celebrities

Dems Had a Lackluster Showing at the Iowa State Fair. That’s a Bad Sign for 2020
And another thing: Where were the women?

Sheep line up for judging at the Iowa State Fair in Des Moines, Iowa, in 2011. This year’s fair was decidedly lacking in star power on the Democratic side, Murphy writes. And that spells trouble for 2020. (Tom Williams/Roll Call file photo)

OPINION — As a political reporter, it’s hard not to love the Iowa State Fair, the two-week staging ground for some of the biggest names in American politics to make their case alongside a 600-pound butter cow and an epic hog calling contest. The fair is both a thermometer and a road map that tells you how hot a party or candidate is at any given moment, as well as where they’re likely headed next.

In a midterm election year like 2018, when Democratic energy is palpable and first-time candidates are plentiful, you’d think the parade of high-profile national Democrats showing up to claim their time at the Des Moines Register’s famous Soapbox stage would be long and strong.

Sorry Kanye, Black Voters Don’t Buy Celebrity Trump Endorsements
Poll: House votes in competitive districts could hinge on Trump’s racism

An NAACP poll found that ethnic minorities associate President Donald Trump with racism. (Photo by Scott Olson/Getty Images)

Kanye West and Dennis Rodman’s recent endorsements of Donald Trump have not impressed black voters in competitive districts whose deep dissatisfaction with the president could play a “key role” in the midterms, according to a poll released Tuesday.

The poll conducted for the NAACP by the African American Research Collaborative and Latino Decision is the latest to find that ethnic minorities associate Trump with racism, and that they are mobilized to vote against Republicans in November. That’s in spite of efforts by Trump and his supporters to enlist surrogates to rally support from the black community.

Why West Hollywood Hates Trump’s Walk of Fame Star
Local city council voted Monday to call for the star’s removal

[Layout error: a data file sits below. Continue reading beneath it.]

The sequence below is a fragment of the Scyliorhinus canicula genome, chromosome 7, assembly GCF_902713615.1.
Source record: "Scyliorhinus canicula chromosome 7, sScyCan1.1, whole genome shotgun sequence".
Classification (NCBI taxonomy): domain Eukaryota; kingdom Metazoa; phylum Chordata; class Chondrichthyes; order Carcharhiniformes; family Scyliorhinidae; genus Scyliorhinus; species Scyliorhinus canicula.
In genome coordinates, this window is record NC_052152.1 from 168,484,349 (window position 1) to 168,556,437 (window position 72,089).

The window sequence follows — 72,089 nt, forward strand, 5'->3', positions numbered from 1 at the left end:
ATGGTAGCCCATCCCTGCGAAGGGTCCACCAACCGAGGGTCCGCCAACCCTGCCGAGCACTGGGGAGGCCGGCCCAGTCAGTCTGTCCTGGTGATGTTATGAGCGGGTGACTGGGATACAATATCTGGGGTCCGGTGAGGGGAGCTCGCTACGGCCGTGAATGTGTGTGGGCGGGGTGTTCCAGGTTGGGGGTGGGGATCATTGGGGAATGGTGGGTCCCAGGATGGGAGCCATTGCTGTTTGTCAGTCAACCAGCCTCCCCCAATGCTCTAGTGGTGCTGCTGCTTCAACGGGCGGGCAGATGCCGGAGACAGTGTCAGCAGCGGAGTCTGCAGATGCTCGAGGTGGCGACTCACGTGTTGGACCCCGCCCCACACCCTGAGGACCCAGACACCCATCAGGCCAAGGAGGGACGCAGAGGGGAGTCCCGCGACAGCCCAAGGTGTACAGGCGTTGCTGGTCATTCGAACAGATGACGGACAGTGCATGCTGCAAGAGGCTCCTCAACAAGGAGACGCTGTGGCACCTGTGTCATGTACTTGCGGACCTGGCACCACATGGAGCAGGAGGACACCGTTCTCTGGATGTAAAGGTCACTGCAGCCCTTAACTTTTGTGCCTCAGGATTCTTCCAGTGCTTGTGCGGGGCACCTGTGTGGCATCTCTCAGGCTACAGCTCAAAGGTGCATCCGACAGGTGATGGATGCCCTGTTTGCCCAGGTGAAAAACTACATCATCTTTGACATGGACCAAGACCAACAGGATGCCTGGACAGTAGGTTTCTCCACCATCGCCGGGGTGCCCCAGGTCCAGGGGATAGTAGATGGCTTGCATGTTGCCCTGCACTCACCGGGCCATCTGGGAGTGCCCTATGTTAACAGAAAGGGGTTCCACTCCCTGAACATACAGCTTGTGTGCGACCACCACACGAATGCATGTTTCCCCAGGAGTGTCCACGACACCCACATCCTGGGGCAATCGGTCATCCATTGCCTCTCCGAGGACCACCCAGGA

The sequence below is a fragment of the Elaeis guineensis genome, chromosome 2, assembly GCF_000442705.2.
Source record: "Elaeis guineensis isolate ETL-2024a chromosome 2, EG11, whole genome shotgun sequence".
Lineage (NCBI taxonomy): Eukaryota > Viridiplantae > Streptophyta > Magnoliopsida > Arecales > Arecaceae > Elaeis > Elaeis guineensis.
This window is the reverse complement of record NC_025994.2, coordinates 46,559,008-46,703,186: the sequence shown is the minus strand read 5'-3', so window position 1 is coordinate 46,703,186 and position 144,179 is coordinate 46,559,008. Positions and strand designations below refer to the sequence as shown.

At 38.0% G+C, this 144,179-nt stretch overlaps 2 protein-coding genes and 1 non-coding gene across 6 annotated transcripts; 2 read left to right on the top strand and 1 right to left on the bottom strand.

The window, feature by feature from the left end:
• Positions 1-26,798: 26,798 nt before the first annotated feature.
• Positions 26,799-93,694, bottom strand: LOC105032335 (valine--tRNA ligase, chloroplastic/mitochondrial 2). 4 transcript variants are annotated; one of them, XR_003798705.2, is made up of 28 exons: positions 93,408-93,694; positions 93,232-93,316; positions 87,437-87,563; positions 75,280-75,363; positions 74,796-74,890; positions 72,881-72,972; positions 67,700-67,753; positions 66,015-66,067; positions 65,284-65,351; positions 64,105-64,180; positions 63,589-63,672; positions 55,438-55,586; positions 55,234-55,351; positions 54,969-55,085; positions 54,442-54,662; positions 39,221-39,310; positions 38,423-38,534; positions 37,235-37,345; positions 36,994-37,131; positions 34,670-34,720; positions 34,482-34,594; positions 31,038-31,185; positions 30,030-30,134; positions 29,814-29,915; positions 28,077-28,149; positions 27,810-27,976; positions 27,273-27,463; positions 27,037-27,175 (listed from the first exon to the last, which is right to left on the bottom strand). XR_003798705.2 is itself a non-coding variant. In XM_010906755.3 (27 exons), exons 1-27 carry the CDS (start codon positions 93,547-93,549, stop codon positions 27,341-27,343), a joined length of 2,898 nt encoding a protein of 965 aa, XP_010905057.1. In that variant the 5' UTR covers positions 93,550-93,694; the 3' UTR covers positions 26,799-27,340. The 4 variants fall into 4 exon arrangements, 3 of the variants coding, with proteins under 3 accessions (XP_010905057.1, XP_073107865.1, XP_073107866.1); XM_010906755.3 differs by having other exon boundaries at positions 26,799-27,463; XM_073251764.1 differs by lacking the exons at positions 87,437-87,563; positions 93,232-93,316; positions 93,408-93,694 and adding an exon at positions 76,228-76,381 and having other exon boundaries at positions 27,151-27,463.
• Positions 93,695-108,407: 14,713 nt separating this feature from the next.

President Donald Trump walks from the West Wing to Marine One on his way to Joint Base Andrews Friday, July 20, 2018. (Sarah Silbiger/CQ Roll Call file photo)

The West Hollywood city council stirred up renewed controversy Monday over President Donald Trump’s star on the Hollywood Walk of Fame.

The star, installed nearly a decade before Trump’s presidential run, has become a target of animus against the president among his detractors in the famously liberal enclave. 

Ryan Reads Mean Tweets
One called him what pleated khakis would look like if they became a person

Speaker Paul Ryan, R-Wis., released a video of himself reading mean tweets. (Paul Ryan via Twitter)

House Speaker Paul D. Ryan took a spin on the celebrity tradition of reading mean tweets about himself in a video posted Wednesday.

Ryan’s video is derived from a segment on Jimmy Kimmel’s late-night talk show in which celebrities read insulting posts on social media directed toward them.

Fonda Elevates Voices of Women Farm and Domestic Workers on the Hill
‘I never thought I would live to see a day when women were actually heard,’ 80-year-old actress says

Jane Fonda said she has been talking to women workers since she made the film “9 to 5.” (Alex Gangitano/ Roll Call)

Actress Jane Fonda is using her celebrity to help women farm and domestic workers raise their voices on Capitol Hill.

The 80-year-old actress was in D.C. this week with the National Domestic Workers Alliance, National Farmworkers Women’s Alliance and the National Women’s Law Center to meet with lawmakers and ask them to pass laws to protect working women.

Taylor Swift Rumor Grips Hill, Congressional Offices Shake It Off
Reports: No official expectation the pop star is visiting the Capitol